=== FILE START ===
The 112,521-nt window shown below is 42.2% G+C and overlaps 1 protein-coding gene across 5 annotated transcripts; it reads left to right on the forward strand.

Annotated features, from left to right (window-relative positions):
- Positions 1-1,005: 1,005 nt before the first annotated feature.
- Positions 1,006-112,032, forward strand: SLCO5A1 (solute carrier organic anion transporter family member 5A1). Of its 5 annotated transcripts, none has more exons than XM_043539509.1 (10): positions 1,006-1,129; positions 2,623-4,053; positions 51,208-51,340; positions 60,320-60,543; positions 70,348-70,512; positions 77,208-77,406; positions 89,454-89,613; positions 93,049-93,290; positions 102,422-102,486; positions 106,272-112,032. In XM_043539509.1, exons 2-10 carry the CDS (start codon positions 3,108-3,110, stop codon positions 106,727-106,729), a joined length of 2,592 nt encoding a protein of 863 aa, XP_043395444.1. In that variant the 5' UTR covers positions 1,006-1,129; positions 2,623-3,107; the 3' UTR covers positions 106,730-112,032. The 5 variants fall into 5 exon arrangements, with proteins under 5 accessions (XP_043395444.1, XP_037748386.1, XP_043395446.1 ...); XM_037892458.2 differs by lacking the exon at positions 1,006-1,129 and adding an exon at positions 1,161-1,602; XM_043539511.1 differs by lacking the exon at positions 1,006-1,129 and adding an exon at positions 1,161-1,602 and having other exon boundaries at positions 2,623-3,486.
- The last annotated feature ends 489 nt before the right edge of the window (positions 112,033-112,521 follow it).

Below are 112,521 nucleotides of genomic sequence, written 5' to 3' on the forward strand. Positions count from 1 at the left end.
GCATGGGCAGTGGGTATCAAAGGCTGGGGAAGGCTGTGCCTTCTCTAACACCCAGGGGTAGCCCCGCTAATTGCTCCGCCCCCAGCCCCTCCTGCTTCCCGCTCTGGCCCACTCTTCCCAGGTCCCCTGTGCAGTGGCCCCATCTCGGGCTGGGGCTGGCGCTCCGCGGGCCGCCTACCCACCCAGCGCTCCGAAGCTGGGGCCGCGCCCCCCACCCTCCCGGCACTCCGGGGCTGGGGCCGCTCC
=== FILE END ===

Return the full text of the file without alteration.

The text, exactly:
The 112,521-nt window shown below is 42.2% G+C and overlaps 1 protein-coding gene across 5 annotated transcripts; it reads left to right on the forward strand.

Annotated features, from left to right (window-relative positions):
- Positions 1-1,005: 1,005 nt before the first annotated feature.
- Positions 1,006-112,032, forward strand: SLCO5A1 (solute carrier organic anion transporter family member 5A1). Of its 5 annotated transcripts, none has more exons than XM_043539509.1 (10): positions 1,006-1,129; positions 2,623-4,053; positions 51,208-51,340; positions 60,320-60,543; positions 70,348-70,512; positions 77,208-77,406; positions 89,454-89,613; positions 93,049-93,290; positions 102,422-102,486; positions 106,272-112,032. In XM_043539509.1, exons 2-10 carry the CDS (start codon positions 3,108-3,110, stop codon positions 106,727-106,729), a joined length of 2,592 nt encoding a protein of 863 aa, XP_043395444.1. In that variant the 5' UTR covers positions 1,006-1,129; positions 2,623-3,107; the 3' UTR covers positions 106,730-112,032. The 5 variants fall into 5 exon arrangements, with proteins under 5 accessions (XP_043395444.1, XP_037748386.1, XP_043395446.1 ...); XM_037892458.2 differs by lacking the exon at positions 1,006-1,129 and adding an exon at positions 1,161-1,602; XM_043539511.1 differs by lacking the exon at positions 1,006-1,129 and adding an exon at positions 1,161-1,602 and having other exon boundaries at positions 2,623-3,486.
- The last annotated feature ends 489 nt before the right edge of the window (positions 112,033-112,521 follow it).

Below are 112,521 nucleotides of genomic sequence, written 5' to 3' on the forward strand. Positions count from 1 at the left end.
GCATGGGCAGTGGGTATCAAAGGCTGGGGAAGGCTGTGCCTTCTCTAACACCCAGGGGTAGCCCCGCTAATTGCTCCGCCCCCAGCCCCTCCTGCTTCCCGCTCTGGCCCACTCTTCCCAGGTCCCCTGTGCAGTGGCCCCATCTCGGGCTGGGGCTGGCGCTCCGCGGGCCGCCTACCCACCCAGCGCTCCGAAGCTGGGGCCGCGCCCCCCACCCTCCCGGCACTCCGGGGCTGGGGCCGCTCC